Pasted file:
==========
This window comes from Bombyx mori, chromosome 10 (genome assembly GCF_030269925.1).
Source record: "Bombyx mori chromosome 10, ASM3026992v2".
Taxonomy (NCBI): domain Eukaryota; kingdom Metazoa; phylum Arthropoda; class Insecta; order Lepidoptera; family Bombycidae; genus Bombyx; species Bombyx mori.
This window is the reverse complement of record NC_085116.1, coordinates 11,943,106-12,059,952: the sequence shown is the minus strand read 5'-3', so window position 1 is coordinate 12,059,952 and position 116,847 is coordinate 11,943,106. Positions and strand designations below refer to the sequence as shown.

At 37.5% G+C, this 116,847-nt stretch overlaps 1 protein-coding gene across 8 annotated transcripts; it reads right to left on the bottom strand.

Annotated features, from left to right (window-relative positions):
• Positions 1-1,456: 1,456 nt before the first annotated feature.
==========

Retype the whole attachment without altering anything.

This window comes from Bombyx mori, chromosome 10 (genome assembly GCF_030269925.1).
Source record: "Bombyx mori chromosome 10, ASM3026992v2".
Taxonomy (NCBI): domain Eukaryota; kingdom Metazoa; phylum Arthropoda; class Insecta; order Lepidoptera; family Bombycidae; genus Bombyx; species Bombyx mori.
This window is the reverse complement of record NC_085116.1, coordinates 11,943,106-12,059,952: the sequence shown is the minus strand read 5'-3', so window position 1 is coordinate 12,059,952 and position 116,847 is coordinate 11,943,106. Positions and strand designations below refer to the sequence as shown.

At 37.5% G+C, this 116,847-nt stretch overlaps 1 protein-coding gene across 8 annotated transcripts; it reads right to left on the bottom strand.

Annotated features, from left to right (window-relative positions):
• Positions 1-1,456: 1,456 nt before the first annotated feature.